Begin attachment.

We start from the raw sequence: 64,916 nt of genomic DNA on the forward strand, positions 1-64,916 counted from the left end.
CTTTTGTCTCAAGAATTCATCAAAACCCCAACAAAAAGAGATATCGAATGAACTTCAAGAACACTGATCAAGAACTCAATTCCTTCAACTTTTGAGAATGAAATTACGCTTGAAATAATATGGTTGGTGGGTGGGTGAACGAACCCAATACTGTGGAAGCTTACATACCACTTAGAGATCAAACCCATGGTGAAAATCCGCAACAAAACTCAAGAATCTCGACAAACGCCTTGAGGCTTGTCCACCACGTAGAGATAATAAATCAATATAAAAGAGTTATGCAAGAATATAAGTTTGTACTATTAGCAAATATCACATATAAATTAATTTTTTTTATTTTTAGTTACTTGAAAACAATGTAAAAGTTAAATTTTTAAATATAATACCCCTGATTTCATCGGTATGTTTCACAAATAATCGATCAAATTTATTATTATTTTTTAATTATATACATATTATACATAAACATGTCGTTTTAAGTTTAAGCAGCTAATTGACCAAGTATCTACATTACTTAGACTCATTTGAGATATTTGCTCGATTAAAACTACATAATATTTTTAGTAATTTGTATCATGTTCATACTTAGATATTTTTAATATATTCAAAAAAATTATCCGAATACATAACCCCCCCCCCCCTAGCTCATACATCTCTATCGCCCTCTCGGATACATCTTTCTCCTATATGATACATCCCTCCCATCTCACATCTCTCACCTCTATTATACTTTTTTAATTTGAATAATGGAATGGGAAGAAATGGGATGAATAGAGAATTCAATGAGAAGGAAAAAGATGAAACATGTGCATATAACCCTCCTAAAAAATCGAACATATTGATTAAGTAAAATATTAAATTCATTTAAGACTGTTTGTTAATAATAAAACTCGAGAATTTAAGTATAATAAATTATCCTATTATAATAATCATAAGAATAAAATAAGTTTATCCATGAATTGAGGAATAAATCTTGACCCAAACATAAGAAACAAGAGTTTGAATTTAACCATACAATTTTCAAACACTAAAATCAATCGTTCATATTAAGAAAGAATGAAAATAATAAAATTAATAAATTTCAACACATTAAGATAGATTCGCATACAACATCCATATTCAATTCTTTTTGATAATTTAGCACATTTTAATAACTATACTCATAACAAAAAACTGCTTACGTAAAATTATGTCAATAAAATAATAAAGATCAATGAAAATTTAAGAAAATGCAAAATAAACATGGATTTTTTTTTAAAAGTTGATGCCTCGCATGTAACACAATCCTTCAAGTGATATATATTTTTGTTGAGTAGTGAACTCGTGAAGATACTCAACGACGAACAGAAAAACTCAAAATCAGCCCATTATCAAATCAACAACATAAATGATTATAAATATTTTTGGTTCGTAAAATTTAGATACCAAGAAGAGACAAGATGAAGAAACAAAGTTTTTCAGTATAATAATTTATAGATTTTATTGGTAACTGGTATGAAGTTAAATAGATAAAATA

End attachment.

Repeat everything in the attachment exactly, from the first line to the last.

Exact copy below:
We start from the raw sequence: 64,916 nt of genomic DNA on the forward strand, positions 1-64,916 counted from the left end.
CTTTTGTCTCAAGAATTCATCAAAACCCCAACAAAAAGAGATATCGAATGAACTTCAAGAACACTGATCAAGAACTCAATTCCTTCAACTTTTGAGAATGAAATTACGCTTGAAATAATATGGTTGGTGGGTGGGTGAACGAACCCAATACTGTGGAAGCTTACATACCACTTAGAGATCAAACCCATGGTGAAAATCCGCAACAAAACTCAAGAATCTCGACAAACGCCTTGAGGCTTGTCCACCACGTAGAGATAATAAATCAATATAAAAGAGTTATGCAAGAATATAAGTTTGTACTATTAGCAAATATCACATATAAATTAATTTTTTTTATTTTTAGTTACTTGAAAACAATGTAAAAGTTAAATTTTTAAATATAATACCCCTGATTTCATCGGTATGTTTCACAAATAATCGATCAAATTTATTATTATTTTTTAATTATATACATATTATACATAAACATGTCGTTTTAAGTTTAAGCAGCTAATTGACCAAGTATCTACATTACTTAGACTCATTTGAGATATTTGCTCGATTAAAACTACATAATATTTTTAGTAATTTGTATCATGTTCATACTTAGATATTTTTAATATATTCAAAAAAATTATCCGAATACATAACCCCCCCCCCCCTAGCTCATACATCTCTATCGCCCTCTCGGATACATCTTTCTCCTATATGATACATCCCTCCCATCTCACATCTCTCACCTCTATTATACTTTTTTAATTTGAATAATGGAATGGGAAGAAATGGGATGAATAGAGAATTCAATGAGAAGGAAAAAGATGAAACATGTGCATATAACCCTCCTAAAAAATCGAACATATTGATTAAGTAAAATATTAAATTCATTTAAGACTGTTTGTTAATAATAAAACTCGAGAATTTAAGTATAATAAATTATCCTATTATAATAATCATAAGAATAAAATAAGTTTATCCATGAATTGAGGAATAAATCTTGACCCAAACATAAGAAACAAGAGTTTGAATTTAACCATACAATTTTCAAACACTAAAATCAATCGTTCATATTAAGAAAGAATGAAAATAATAAAATTAATAAATTTCAACACATTAAGATAGATTCGCATACAACATCCATATTCAATTCTTTTTGATAATTTAGCACATTTTAATAACTATACTCATAACAAAAAACTGCTTACGTAAAATTATGTCAATAAAATAATAAAGATCAATGAAAATTTAAGAAAATGCAAAATAAACATGGATTTTTTTTTAAAAGTTGATGCCTCGCATGTAACACAATCCTTCAAGTGATATATATTTTTGTTGAGTAGTGAACTCGTGAAGATACTCAACGACGAACAGAAAAACTCAAAATCAGCCCATTATCAAATCAACAACATAAATGATTATAAATATTTTTGGTTCGTAAAATTTAGATACCAAGAAGAGACAAGATGAAGAAACAAAGTTTTTCAGTATAATAATTTATAGATTTTATTGGTAACTGGTATGAAGTTAAATAGATAAAATA